Was 1861 Really a Peaceful Transition of Power?

I wasn’t going to bother blogging about Lamar Alexander’s peculiar boast that today’s “peaceful, orderly” transfer of power was uniquely American, figuring that it’s just standard patriotic puffery and nothing to complain about. But Dylan Matthews reproduces the chart on the right to show that lots of countries have peaceful transfers of power, and that got my attention. I’m not sure where it came from, but the author appears to think the United States has had 43 peaceful transitions.

It’s true that Barack Obama is the 44th president of the United States. But I’d say that 1861 was a decidedly non-peaceful transfer of power, leading as it did to a secession by half the country and four years of brutal civil war. Since then we’ve had 28 peaceful transfers—generously counting Andrew Johnson’s takeover as “peaceful”—which puts us just ahead of Canada and a bit behind Australia.

Not bad, really. But as it turns out, even less out of the ordinary than it looks at first glance—though we might look better if we counted years instead of changes of government. After all, I’m not sure Italy should really get a lot of props just because their government changes every six months or so.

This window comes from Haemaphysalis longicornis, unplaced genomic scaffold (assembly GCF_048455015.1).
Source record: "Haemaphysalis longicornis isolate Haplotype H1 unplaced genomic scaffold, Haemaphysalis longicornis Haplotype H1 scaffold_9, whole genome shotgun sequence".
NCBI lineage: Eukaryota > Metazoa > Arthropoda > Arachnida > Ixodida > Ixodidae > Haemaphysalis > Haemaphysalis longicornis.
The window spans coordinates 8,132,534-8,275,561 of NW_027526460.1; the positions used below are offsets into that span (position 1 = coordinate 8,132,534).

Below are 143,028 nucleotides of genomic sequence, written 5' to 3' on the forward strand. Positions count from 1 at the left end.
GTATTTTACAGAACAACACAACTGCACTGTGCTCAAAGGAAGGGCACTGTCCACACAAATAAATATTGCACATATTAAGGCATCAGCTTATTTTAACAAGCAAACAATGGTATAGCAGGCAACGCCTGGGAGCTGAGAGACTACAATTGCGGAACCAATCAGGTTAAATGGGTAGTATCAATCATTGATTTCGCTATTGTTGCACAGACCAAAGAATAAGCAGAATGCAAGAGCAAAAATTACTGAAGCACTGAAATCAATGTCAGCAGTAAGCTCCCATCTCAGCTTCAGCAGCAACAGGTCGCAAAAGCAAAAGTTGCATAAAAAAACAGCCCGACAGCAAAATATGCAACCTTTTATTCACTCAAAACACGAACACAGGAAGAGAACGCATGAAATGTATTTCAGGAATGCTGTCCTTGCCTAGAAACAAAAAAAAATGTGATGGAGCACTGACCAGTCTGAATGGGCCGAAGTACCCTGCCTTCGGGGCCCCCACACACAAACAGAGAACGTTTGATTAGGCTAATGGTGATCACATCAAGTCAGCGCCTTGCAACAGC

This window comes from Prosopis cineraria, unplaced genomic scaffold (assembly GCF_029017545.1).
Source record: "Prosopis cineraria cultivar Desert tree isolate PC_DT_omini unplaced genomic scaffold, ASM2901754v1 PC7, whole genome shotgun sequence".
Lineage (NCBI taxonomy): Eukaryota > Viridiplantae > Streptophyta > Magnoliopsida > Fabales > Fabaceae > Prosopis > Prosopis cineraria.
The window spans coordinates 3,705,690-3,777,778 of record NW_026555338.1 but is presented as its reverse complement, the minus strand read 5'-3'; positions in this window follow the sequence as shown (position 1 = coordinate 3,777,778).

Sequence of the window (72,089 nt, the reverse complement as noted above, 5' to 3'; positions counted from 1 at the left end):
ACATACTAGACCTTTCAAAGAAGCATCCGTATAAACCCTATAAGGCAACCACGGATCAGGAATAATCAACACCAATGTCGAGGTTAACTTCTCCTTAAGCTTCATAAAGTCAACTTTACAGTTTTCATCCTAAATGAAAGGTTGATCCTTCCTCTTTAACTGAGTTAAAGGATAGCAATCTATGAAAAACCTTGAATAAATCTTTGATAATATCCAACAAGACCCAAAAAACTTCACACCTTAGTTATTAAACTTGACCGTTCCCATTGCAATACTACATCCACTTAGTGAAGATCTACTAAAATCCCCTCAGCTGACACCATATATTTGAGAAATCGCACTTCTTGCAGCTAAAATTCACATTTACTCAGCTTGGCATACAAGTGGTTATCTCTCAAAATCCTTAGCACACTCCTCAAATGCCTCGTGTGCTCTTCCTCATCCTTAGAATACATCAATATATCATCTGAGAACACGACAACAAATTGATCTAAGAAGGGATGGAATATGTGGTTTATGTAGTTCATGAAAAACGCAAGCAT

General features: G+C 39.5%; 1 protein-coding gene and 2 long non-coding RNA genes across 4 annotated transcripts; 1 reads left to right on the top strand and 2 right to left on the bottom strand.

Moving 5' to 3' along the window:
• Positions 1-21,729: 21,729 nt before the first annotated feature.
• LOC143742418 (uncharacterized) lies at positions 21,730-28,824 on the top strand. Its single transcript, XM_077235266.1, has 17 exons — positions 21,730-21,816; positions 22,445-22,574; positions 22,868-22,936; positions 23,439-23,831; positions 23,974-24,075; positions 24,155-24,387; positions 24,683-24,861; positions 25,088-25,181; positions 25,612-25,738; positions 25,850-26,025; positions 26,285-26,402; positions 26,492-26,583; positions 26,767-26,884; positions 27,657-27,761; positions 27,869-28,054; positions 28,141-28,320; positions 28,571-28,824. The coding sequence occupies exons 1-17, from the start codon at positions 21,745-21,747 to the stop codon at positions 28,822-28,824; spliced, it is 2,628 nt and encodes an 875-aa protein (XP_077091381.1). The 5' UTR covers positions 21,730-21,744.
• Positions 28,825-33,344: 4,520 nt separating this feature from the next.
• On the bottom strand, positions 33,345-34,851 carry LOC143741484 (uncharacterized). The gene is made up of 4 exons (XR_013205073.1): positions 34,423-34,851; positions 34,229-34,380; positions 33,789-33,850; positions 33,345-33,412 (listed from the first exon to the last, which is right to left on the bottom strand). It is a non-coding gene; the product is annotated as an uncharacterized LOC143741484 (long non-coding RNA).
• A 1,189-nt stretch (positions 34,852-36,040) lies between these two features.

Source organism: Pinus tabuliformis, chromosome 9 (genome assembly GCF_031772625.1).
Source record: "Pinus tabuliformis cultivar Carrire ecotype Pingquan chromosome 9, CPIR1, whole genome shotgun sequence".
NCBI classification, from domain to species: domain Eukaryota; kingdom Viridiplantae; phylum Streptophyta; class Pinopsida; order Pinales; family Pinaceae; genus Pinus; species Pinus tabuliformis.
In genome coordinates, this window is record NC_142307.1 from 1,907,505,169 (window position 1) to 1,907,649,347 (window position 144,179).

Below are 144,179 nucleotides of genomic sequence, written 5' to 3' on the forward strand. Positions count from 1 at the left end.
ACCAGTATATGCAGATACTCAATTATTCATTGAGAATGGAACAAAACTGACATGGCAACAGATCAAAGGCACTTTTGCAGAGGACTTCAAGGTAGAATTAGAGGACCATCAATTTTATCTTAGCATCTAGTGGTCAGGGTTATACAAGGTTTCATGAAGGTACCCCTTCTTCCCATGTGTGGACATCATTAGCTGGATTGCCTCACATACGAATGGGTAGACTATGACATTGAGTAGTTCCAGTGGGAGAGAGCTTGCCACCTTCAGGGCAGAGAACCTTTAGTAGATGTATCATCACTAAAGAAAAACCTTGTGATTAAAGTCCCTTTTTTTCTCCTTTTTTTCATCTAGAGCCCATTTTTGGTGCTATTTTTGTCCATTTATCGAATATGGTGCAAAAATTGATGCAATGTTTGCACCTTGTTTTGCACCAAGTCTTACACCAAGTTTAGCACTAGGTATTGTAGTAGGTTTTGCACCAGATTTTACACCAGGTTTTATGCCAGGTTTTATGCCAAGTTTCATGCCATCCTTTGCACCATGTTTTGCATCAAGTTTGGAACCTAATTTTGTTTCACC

One More Thing

And it's a big one. Mother Jones is launching a new Corruption Project to do deep, time-intensive reporting on the corruption that is both the cause and result of the crisis in our democracy.

The more we thought about how Mother Jones can have the most impact right now, the more we realized that so many stories come down to corruption: People with wealth and power putting their interests first—and often getting away with it.

Our goal is to understand how we got here and how we might get out. We're aiming to create a reporting position dedicated to uncovering corruption, build a team, and let them investigate for a year—publishing our stories in a concerted window: a special issue of our magazine, video and podcast series, and a dedicated online portal so they don't get lost in the daily deluge of headlines and breaking news.

We want to go all in, and we've got seed funding to get started—but we're looking to raise $500,000 in donations this spring so we can go even bigger. You can read about why we think this project is what the moment demands and what we hope to accomplish—and if you like how it sounds, please help us go big with a tax-deductible donation today.

We Recommend


Sign up for our newsletters

Subscribe and we'll send Mother Jones straight to your inbox.

Get our award-winning magazine

Save big on a full year of investigations, ideas, and insights.


Support our journalism

Help Mother Jones' reporters dig deep with a tax-deductible donation.